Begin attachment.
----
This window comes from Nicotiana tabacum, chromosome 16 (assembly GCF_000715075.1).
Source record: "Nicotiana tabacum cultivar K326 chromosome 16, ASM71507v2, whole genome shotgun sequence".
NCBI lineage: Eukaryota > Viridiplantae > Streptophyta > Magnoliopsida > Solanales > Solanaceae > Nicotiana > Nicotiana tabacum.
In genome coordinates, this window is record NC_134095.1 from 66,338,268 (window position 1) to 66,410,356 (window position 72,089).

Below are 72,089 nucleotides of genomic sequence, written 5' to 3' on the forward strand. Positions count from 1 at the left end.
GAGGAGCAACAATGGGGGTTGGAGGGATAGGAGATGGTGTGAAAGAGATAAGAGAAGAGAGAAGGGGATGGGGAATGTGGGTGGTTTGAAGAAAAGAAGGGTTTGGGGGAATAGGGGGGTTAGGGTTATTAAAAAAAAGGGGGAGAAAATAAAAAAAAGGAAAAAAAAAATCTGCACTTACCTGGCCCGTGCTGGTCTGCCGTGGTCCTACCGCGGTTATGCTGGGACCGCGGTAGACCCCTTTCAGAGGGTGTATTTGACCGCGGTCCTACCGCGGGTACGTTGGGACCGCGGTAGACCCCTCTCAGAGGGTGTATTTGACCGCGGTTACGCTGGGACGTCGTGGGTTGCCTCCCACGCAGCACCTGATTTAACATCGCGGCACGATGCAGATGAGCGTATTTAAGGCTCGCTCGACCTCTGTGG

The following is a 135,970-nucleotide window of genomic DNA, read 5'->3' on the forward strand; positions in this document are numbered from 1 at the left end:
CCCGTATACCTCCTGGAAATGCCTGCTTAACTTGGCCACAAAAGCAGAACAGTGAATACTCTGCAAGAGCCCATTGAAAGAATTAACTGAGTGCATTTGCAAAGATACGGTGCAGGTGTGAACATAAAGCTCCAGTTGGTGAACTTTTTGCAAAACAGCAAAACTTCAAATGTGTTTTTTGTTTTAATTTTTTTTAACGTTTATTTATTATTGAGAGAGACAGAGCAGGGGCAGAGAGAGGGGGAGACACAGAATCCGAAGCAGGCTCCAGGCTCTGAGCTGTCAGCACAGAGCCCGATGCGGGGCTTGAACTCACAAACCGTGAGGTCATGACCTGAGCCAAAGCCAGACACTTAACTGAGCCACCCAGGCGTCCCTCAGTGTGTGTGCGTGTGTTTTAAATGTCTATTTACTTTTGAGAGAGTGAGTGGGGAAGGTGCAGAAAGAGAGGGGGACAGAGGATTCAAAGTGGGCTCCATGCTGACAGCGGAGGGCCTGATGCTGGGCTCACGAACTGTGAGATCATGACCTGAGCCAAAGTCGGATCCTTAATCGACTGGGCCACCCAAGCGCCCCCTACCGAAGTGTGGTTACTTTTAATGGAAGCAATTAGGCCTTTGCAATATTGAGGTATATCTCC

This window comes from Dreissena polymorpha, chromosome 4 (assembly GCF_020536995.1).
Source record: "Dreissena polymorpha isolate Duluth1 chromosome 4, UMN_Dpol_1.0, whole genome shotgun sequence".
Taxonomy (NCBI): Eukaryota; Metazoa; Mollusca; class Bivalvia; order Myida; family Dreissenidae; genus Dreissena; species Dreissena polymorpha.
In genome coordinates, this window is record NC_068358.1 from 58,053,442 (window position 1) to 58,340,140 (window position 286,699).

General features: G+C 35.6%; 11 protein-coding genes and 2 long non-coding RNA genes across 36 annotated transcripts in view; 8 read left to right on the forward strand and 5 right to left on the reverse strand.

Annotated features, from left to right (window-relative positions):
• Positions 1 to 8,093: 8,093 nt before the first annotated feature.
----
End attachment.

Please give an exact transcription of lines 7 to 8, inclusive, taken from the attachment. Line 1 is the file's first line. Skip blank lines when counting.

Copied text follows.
The following is a 135,970-nucleotide window of genomic DNA, read 5'->3' on the forward strand; positions in this document are numbered from 1 at the left end:
CCCGTATACCTCCTGGAAATGCCTGCTTAACTTGGCCACAAAAGCAGAACAGTGAATACTCTGCAAGAGCCCATTGAAAGAATTAACTGAGTGCATTTGCAAAGATACGGTGCAGGTGTGAACATAAAGCTCCAGTTGGTGAACTTTTTGCAAAACAGCAAAACTTCAAATGTGTTTTTTGTTTTAATTTTTTTTAACGTTTATTTATTATTGAGAGAGACAGAGCAGGGGCAGAGAGAGGGGGAGACACAGAATCCGAAGCAGGCTCCAGGCTCTGAGCTGTCAGCACAGAGCCCGATGCGGGGCTTGAACTCACAAACCGTGAGGTCATGACCTGAGCCAAAGCCAGACACTTAACTGAGCCACCCAGGCGTCCCTCAGTGTGTGTGCGTGTGTTTTAAATGTCTATTTACTTTTGAGAGAGTGAGTGGGGAAGGTGCAGAAAGAGAGGGGGACAGAGGATTCAAAGTGGGCTCCATGCTGACAGCGGAGGGCCTGATGCTGGGCTCACGAACTGTGAGATCATGACCTGAGCCAAAGTCGGATCCTTAATCGACTGGGCCACCCAAGCGCCCCCTACCGAAGTGTGGTTACTTTTAATGGAAGCAATTAGGCCTTTGCAATATTGAGGTATATCTCC